MWC cancelled: A chance to eat our own dog food

Overnight the news has broken that Mobile World Congress has been cancelled. The multi-million-pound decision won’t have been easy to make but as big names started to withdraw the decision will have become more urgent. I think we’d all agree it’s the right one to have taken, despite the money at stake.

Millions are spent on stands, not to mention the flights and accommodation spent by the 100,000 visitors. It will be a financial blow to many companies, especially those that planned big launches or would use the conference to secure major deals.

But I can’t help thinking that given the conference is all about mobile that perhaps this represents a time to re-evaluate how and where we do business. The technology we now have at our disposal would facilitate meetings, without having to leave the country, or even our homes. But this is about more than just meetings. 5G can be the hero here and help us build a virtual Fira. We can explore the halls from wherever we are, without having to walk miles and grind down shoe leather, and then activate demos and discussions as we need.

In the coming weeks, I am sure the thousands of cancelled meetings will be re-arranged as video calls. And I am sure that many companies will now look at virtual technologies at double quick speed so they can demonstrate their own cutting-edge technology to people around the world. That’s good news for anyone operating in this world – investment in VR is likely to spike off the back of the crisis.

So is this extraordinary turn of events a chance to reappraise things. A chance to really think through how we invest and implement new technologies to show case the future? I’d say it is. And I’d also say that those who strike out to be the first to do it well will be the winners.

Not only can they steal a march on creating the best virtual experiences, they can also make a statement about sustainability. The carbon footprint for the congress won’t make pretty reading. Back of the envelope calculations on 100,00 people taking flights adds up to around 35,000 tonnes, never mind all the freight to get stands there.

So why not use this period of anxiety to consider the positives that can come from it and ask ourselves how do we do business in future? Do we rely on major events to successfully deliver a strategy? Apple can garner 1.8million people live on YouTube for their new launches.. There is much to learn from them and use best practice methodologies to expand your brand’s reach.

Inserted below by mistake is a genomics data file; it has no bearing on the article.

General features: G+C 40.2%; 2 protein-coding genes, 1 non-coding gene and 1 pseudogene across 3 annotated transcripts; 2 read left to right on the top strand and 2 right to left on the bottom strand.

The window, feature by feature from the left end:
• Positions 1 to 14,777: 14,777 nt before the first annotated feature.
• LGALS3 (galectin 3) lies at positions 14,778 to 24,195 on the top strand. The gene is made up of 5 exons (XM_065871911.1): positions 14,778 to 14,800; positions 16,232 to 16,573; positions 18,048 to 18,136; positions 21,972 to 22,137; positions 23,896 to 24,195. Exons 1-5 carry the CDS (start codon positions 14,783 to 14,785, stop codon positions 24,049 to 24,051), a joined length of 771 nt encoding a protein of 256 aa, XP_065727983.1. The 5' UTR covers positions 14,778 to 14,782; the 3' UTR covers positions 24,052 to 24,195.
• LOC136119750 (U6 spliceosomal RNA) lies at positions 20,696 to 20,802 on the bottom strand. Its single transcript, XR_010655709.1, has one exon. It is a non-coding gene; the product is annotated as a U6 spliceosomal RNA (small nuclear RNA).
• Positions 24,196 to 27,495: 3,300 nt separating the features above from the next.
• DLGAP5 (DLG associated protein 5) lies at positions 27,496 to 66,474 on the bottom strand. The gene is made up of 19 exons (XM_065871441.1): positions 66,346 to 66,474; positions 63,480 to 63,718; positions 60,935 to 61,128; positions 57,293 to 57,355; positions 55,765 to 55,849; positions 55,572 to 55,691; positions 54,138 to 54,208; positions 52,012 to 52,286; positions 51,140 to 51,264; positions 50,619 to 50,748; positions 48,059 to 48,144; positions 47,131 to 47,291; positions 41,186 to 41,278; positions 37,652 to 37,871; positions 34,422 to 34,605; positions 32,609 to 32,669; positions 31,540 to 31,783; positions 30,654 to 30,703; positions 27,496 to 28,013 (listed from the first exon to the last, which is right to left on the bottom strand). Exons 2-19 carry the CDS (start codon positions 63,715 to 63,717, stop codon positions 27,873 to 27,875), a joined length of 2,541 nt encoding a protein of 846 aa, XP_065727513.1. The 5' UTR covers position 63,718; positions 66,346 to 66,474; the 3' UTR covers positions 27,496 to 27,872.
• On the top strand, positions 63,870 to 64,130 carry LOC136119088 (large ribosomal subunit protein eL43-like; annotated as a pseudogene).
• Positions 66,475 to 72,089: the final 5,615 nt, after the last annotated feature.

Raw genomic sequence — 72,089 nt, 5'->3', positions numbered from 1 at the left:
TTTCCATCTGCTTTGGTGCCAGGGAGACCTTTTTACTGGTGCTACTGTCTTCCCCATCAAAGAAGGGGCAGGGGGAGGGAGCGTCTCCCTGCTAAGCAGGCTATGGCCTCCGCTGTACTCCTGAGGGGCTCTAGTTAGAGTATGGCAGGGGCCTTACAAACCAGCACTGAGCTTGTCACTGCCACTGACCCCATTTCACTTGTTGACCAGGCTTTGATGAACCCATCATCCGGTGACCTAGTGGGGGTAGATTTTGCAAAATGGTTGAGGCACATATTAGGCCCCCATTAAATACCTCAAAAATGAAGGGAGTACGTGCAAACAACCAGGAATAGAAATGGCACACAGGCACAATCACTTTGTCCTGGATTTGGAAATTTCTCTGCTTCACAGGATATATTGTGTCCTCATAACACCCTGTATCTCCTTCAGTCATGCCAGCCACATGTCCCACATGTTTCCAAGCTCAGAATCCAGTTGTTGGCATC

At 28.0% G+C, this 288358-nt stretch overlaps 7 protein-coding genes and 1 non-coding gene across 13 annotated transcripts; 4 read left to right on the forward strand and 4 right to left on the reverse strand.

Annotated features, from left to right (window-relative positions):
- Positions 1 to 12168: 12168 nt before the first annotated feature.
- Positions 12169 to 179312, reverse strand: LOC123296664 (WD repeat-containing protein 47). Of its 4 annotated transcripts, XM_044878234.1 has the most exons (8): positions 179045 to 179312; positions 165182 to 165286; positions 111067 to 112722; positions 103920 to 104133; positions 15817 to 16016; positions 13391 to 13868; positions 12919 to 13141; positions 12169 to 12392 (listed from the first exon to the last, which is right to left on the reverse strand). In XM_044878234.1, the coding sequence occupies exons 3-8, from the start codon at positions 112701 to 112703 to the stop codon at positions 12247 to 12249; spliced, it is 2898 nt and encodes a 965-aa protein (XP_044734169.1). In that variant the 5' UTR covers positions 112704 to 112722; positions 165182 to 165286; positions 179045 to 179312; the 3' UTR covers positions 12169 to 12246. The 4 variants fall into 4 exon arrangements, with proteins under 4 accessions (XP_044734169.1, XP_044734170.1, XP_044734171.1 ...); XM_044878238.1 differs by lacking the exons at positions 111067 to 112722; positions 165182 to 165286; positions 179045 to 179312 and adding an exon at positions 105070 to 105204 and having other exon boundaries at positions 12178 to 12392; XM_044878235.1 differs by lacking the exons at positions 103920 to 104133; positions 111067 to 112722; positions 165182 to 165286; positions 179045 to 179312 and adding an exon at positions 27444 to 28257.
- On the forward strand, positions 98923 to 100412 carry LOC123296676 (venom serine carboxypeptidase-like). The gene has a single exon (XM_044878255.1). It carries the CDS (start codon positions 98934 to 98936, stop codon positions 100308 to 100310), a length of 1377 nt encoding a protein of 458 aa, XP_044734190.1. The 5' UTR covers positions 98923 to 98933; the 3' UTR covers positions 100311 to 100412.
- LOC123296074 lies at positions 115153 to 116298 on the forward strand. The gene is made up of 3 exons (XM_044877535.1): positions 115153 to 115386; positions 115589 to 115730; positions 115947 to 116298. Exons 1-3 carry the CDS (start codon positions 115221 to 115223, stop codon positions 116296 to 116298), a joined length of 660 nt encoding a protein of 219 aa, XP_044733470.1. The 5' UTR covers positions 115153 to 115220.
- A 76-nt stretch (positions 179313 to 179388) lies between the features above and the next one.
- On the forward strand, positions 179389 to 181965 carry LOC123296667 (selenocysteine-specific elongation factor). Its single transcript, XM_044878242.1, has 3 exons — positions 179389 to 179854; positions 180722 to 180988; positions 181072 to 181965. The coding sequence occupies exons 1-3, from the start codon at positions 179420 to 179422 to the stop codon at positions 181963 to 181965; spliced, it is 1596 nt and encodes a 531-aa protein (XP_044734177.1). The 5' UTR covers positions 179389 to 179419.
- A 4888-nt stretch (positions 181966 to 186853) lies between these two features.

I personally think there is no substitute for meeting face to face to discuss things – and admit that the occasional beer is never miss-placed in proceedings, especially in the Barcelona sun.

But I accept that we have to change our ways too. In the main, there is nothing that can’t be achieved by a well-timed phone call. Combined with virtual technologies that can simulate the future world there’s a powerful argument to ‘eat our own dog food’.

Plus, there’s a strong argument to say it could help us reduce the quantity of stuff we make – if you can see the prototype virtually before it goes into production then money and resources will be saved. Another win for the environment.

But that’s just my opinion – what’s yours? Is this a time to take advantage of? Use it as a way to take action, make a stand and change how we do business. Or will there never be a substitute for congresses of this scale?

I would say ‘answers on a postcard’, but perhaps a What’s App would be better placed?

James Gray

Managing Director at Graystone Strategy
James has over 20 years of experience working in the telecoms and retail industries. He is an expert in subscription-based business models, CRM, direct and indirect channel management and major proposition development and launches. He has held a number of Marketing Director and Consumer Director roles.
James Gray

About James Gray

James has over 20 years of experience working in the telecoms and retail industries. He is an expert in subscription-based business models, CRM, direct and indirect channel management and major proposition development and launches. He has held a number of Marketing Director and Consumer Director roles.